Narawntapu National Park. Ignore the Bakers Beach track on the left, about 600m after the bird hide, and another track going right to Springlawn and the visitor centre 700m further on (you’ll go that way later). Alternately sandy, rocky, and leaf-littered, the track now wanders through banksias, rounds a rocky outcrop (see point 2 on map), and passes another palisade of slender, peeling melaleucas rooted in a swampy creek. Walkers have cut alternate dry- and wet-weather tracks here and occasional orange ribbons keep you on-route.

In addition to the ‘disappointed’ cries of crows you’ll probably also hear the plaintiff calls of yellow-tailed black cockatoos – look up! Another slight climb gifts your first view of dunes and a sliver of ocean.

Narawntapu National Park. Head right for Archers Knob, at the next junction, on a narrow track that roughens as it heads inland and uphill. Keep to the ribboned track, which zigzags steeply for about 900m, rewarding with an expanding view west along the beach to Port Sorrell (town and water) and the distant Dial Range, and across the lagoon and swamplands. The impressive inland massive to the south-west is Mount Roland.

Narawntapu National Park - photo 5

Narawntapu National Park

Lower your gaze to the curly white hakeas, she-oaks, common heath and (in summer) pretty stalks of spotted pink-to-mauve hyacinth orchids. The summit is crowned with grass trees sometimes armed with flower spears. Narawntapu National Park.

The track loops clockwise around the top of Archers Knob (114m) and pops you out on the main track. Turn left and backtrack to the junction below at the foot of the hill. Turn right and pad about 400m along lagoons, through melaleucas, tea tree and banksias, over dunes and onto Bakers Beach – wide, flat, and firm at low tide. Hooded plovers and other shorebirds nest in the soft sand so stay below the high-tide mark.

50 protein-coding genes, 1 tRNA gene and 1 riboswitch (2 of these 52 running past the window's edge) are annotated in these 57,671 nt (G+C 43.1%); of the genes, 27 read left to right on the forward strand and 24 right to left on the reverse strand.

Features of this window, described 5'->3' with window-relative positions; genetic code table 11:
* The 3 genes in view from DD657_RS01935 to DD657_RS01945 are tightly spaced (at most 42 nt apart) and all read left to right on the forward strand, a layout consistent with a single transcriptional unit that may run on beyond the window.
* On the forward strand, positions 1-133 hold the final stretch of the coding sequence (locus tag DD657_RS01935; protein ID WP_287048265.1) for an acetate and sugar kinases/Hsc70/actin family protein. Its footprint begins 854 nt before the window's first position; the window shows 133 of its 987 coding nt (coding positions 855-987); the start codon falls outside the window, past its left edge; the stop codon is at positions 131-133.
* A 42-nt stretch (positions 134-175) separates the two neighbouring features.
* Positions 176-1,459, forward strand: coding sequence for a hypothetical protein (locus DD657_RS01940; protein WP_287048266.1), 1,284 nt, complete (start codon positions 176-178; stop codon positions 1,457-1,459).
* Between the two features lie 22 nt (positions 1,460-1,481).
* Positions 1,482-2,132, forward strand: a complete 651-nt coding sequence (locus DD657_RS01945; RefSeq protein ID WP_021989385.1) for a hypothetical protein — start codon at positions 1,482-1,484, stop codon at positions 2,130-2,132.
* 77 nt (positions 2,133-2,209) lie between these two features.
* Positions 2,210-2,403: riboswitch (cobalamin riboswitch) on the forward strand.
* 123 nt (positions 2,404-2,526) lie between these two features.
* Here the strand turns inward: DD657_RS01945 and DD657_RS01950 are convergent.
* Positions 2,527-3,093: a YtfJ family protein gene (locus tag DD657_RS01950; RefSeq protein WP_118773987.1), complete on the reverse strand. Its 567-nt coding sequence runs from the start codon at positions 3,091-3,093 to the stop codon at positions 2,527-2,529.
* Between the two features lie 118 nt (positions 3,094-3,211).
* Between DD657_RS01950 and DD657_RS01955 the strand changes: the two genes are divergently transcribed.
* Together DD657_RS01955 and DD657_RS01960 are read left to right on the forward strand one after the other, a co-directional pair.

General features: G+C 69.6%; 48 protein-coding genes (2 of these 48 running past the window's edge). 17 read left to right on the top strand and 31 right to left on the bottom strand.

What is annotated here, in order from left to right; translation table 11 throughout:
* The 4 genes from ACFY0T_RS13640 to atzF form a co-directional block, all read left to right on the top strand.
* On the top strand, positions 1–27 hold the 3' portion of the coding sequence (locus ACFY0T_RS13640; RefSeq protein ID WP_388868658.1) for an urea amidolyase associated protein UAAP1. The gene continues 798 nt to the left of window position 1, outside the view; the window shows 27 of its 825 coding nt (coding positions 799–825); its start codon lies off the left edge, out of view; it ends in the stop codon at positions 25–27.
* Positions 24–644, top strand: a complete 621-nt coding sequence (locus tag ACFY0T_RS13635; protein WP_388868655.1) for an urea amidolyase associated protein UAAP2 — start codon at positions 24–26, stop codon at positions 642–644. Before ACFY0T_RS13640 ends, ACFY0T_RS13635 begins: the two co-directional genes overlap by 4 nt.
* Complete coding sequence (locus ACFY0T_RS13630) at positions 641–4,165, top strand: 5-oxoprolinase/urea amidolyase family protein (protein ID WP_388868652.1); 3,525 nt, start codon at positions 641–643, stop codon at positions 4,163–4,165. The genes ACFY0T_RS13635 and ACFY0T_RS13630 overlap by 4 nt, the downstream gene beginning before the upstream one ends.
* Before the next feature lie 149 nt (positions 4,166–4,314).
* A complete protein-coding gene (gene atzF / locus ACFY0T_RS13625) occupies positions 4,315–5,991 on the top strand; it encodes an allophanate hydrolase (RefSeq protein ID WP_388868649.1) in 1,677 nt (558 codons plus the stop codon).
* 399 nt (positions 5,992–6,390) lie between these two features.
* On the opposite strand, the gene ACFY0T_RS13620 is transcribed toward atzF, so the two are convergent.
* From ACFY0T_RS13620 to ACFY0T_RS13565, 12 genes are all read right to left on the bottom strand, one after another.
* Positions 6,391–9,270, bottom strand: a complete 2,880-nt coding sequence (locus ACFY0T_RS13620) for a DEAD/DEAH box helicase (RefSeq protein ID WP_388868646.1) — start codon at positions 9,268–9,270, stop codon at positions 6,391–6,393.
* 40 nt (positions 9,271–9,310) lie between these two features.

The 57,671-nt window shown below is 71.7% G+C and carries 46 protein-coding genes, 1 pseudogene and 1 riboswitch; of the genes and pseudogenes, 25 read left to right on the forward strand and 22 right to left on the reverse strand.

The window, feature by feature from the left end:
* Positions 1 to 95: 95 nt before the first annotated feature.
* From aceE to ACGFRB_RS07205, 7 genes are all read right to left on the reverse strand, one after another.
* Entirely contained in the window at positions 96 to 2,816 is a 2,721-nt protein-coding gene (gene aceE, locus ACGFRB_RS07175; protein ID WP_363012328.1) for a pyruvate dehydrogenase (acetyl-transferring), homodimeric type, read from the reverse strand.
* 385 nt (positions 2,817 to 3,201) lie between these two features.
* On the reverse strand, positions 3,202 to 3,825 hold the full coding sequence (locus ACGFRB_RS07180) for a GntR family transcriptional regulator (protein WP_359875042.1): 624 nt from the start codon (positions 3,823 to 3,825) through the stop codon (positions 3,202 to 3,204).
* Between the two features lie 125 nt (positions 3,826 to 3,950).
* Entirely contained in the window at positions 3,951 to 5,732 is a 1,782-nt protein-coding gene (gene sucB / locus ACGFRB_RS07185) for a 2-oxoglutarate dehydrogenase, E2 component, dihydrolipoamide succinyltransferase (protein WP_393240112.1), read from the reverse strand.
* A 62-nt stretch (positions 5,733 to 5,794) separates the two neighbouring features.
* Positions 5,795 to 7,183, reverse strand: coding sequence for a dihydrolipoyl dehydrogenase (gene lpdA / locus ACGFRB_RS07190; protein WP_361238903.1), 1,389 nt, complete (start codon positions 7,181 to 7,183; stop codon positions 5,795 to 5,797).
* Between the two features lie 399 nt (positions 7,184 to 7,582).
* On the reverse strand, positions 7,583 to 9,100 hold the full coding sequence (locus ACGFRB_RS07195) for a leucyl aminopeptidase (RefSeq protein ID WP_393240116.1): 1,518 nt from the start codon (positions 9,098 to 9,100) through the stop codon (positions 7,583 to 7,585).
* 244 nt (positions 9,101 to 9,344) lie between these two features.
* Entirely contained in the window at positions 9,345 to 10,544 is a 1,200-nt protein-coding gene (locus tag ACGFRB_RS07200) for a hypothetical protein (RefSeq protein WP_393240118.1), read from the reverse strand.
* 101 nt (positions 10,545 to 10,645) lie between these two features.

Narawntapu National Park. For a longer leg stretch, you could amble east along the sand and climb over Little Badger Head. Otherwise, go west along Bakers Beach, stopping to look at the driftwood, shells, and odd exposed rock.

A blue-and-white post with a number one and a sign ‘track’ about two kilometres along marks your exit from the beach into the dunes. The first 10m is steep and soft; then you’re back in thick coastal scrub that feels airless after the beach breeze.

Narawntapu National Park - photo 6

Narawntapu National Park

Narawntapu National Park. Cross a vehicle turning area (the visitor centre is signed right, along the road) to a track signed for Archers Knob and follow orange arrows on a short, fun run through wind-rippled dunes (see point 3 on map) with sandy descents and views from the crests. Through a tree tunnel you’re back at the Bakers Beach track junction passed earlier. Turn left and re-tread about 700m of track to the Springlawn junction. Turn right this time and cut through tea tree to grassed flats where Forester (eastern grey) kangaroos graze and laze.

With Archer’s Knob behind, plain and sand hills to your left, and the lagoon ahead, follow yellow-topped star pickets about 500m to an information board (see point 4 on map). This is Springlawn, where settler George Hall drained marshy land in 1833 and planted potatoes, which he was soon selling for a handsome profit to the infant colony of Port Phillip Bay (Victoria) across Bass Strait. Hall also helped cut the first track across the Asbestos Range. Narawntapu National Park.

Springlawn changed hands several times but potatoes and beef were farmed here up until 1974 when the farm was bought to create Asbestos Range National Park; the shadows of old ploughing furrows are still visible in the adjacent paddock.

Narawntapu National Park. Turn left (east); the next marker post is about 100m away. Follow the markers across the flats to the edge of Springlawn Lagoon opposite the bird hide. The lagoon is a sanctuary for native wildlife and a refuge for ducks in hunting season. Watch for cute native water rats and platypus. It’s an easy and obvious 800m walk from here to the visitor centre car park.

“Top Walks in Tasmania”

Melanie Ball